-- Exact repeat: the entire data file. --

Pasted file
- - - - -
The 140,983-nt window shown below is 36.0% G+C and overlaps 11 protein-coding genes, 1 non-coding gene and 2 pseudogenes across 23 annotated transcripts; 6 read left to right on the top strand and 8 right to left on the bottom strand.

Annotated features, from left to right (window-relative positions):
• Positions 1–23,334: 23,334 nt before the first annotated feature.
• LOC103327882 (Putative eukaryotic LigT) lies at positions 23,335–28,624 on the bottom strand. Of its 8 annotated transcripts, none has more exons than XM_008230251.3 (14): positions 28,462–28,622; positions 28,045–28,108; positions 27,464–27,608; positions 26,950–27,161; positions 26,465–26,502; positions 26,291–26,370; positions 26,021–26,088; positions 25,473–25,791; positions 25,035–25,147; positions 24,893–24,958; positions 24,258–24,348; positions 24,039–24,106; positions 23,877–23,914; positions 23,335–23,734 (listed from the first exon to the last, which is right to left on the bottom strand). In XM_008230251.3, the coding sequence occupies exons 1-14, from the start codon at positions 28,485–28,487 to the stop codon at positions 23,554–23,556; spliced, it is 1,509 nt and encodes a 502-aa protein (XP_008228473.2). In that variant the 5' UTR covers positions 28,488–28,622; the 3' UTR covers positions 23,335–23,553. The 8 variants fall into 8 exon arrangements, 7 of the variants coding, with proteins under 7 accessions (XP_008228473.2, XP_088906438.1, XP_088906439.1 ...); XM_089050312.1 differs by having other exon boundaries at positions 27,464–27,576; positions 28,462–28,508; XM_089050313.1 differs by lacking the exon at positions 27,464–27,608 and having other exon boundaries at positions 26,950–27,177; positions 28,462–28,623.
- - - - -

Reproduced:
The 140,983-nt window shown below is 36.0% G+C and overlaps 11 protein-coding genes, 1 non-coding gene and 2 pseudogenes across 23 annotated transcripts; 6 read left to right on the top strand and 8 right to left on the bottom strand.

Annotated features, from left to right (window-relative positions):
• Positions 1–23,334: 23,334 nt before the first annotated feature.
• LOC103327882 (Putative eukaryotic LigT) lies at positions 23,335–28,624 on the bottom strand. Of its 8 annotated transcripts, none has more exons than XM_008230251.3 (14): positions 28,462–28,622; positions 28,045–28,108; positions 27,464–27,608; positions 26,950–27,161; positions 26,465–26,502; positions 26,291–26,370; positions 26,021–26,088; positions 25,473–25,791; positions 25,035–25,147; positions 24,893–24,958; positions 24,258–24,348; positions 24,039–24,106; positions 23,877–23,914; positions 23,335–23,734 (listed from the first exon to the last, which is right to left on the bottom strand). In XM_008230251.3, the coding sequence occupies exons 1-14, from the start codon at positions 28,485–28,487 to the stop codon at positions 23,554–23,556; spliced, it is 1,509 nt and encodes a 502-aa protein (XP_008228473.2). In that variant the 5' UTR covers positions 28,488–28,622; the 3' UTR covers positions 23,335–23,553. The 8 variants fall into 8 exon arrangements, 7 of the variants coding, with proteins under 7 accessions (XP_008228473.2, XP_088906438.1, XP_088906439.1 ...); XM_089050312.1 differs by having other exon boundaries at positions 27,464–27,576; positions 28,462–28,508; XM_089050313.1 differs by lacking the exon at positions 27,464–27,608 and having other exon boundaries at positions 26,950–27,177; positions 28,462–28,623.